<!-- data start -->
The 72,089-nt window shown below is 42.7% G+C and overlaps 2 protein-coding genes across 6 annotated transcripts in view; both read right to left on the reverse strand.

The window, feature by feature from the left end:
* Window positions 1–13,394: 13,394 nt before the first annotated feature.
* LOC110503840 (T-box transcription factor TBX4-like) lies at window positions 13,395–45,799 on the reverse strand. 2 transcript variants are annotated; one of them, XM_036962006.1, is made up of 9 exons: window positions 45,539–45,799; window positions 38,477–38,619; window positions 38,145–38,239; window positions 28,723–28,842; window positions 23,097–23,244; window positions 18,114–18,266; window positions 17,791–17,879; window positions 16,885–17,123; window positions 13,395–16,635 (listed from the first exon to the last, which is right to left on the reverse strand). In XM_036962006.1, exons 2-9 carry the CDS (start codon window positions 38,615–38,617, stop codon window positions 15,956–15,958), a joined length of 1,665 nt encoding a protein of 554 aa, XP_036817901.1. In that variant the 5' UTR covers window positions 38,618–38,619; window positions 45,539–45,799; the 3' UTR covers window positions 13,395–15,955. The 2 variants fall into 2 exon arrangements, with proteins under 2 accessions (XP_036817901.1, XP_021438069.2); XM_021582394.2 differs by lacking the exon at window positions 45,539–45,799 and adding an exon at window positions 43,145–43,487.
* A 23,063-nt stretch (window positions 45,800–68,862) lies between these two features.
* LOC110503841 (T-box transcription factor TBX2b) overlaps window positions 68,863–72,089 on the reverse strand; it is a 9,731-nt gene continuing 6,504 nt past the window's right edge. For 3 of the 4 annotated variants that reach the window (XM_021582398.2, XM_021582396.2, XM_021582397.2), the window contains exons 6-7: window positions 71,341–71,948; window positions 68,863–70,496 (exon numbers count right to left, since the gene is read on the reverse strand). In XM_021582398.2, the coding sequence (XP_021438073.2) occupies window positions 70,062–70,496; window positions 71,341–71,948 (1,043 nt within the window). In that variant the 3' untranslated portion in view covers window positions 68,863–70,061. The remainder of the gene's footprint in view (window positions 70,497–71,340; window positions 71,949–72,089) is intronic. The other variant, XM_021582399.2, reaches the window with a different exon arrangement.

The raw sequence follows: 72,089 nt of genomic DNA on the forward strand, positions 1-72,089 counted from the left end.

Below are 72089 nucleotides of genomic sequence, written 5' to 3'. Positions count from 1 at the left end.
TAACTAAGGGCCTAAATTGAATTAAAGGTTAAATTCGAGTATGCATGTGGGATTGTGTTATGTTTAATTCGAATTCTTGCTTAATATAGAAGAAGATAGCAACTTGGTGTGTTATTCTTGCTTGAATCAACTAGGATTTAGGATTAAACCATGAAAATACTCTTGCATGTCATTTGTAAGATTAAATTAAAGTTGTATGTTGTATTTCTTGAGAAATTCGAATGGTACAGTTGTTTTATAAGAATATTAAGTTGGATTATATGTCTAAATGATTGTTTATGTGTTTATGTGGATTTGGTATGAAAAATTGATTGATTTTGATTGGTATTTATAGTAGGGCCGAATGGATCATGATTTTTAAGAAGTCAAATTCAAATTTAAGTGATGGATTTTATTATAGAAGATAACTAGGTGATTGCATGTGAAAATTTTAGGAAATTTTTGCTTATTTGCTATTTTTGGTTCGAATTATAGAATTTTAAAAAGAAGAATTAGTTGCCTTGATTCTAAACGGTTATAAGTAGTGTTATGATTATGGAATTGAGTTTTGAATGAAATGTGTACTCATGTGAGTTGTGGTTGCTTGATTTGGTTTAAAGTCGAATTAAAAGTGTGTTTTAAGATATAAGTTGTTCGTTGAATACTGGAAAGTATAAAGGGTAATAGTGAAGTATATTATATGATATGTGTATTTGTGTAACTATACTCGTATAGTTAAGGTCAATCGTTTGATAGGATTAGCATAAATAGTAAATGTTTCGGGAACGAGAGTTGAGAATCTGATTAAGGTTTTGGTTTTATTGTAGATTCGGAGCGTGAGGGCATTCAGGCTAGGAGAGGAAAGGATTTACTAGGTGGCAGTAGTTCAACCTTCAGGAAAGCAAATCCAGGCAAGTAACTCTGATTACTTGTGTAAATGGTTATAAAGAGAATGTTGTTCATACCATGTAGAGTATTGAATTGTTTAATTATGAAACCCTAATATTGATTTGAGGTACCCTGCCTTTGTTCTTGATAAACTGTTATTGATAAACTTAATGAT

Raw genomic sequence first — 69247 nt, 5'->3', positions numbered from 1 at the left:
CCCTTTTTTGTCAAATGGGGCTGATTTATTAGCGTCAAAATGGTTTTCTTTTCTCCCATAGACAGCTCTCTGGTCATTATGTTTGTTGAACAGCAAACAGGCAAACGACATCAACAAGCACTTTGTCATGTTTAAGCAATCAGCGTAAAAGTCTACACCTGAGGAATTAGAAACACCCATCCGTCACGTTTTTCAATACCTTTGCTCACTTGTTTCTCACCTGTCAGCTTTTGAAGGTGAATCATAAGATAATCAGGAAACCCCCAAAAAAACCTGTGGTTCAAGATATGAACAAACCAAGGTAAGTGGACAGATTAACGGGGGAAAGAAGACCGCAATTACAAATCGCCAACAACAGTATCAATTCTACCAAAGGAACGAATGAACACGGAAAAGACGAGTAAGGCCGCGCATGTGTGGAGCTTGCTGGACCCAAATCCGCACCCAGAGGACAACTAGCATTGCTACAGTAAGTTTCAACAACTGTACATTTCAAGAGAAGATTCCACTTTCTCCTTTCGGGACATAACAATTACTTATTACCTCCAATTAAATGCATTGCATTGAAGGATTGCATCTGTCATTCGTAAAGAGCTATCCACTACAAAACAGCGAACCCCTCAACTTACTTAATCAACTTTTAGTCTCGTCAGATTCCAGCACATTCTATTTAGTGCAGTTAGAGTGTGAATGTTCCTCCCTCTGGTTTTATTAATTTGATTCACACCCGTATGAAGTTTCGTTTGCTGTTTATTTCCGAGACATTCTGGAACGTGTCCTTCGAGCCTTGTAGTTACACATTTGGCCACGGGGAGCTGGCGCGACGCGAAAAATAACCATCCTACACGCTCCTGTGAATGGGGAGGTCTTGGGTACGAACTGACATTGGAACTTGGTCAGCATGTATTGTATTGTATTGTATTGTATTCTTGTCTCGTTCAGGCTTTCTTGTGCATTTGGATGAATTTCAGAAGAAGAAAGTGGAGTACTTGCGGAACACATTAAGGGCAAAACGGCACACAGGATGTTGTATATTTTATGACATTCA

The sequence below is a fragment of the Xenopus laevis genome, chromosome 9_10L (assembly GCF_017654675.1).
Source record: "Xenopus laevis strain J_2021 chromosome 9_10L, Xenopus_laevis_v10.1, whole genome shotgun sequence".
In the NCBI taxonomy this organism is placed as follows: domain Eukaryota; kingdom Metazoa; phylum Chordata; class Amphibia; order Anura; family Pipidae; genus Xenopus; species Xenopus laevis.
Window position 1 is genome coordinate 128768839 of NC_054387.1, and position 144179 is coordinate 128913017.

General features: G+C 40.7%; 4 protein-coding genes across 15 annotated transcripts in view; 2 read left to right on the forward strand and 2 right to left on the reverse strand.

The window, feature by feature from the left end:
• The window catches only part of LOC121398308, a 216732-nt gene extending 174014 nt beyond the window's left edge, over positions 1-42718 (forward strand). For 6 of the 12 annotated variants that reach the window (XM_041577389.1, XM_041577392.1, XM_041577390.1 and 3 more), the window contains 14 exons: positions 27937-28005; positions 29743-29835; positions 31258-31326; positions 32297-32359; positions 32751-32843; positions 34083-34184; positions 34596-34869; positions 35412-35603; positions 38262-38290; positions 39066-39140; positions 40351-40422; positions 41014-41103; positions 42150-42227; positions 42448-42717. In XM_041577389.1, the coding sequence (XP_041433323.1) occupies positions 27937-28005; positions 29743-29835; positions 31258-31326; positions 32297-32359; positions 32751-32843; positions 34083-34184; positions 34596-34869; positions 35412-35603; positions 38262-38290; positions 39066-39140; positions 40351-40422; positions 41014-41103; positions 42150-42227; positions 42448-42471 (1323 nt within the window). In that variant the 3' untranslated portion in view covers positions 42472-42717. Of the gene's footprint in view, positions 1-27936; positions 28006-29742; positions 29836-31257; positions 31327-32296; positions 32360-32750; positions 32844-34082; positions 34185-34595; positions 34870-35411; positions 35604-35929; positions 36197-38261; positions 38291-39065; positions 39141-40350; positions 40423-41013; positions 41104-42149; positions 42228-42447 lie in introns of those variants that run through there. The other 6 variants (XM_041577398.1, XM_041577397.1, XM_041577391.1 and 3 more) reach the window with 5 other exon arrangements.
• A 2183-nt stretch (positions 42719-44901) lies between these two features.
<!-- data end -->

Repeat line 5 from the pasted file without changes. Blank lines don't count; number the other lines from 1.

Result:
* A 23,063-nt stretch (window positions 45,800–68,862) lies between these two features.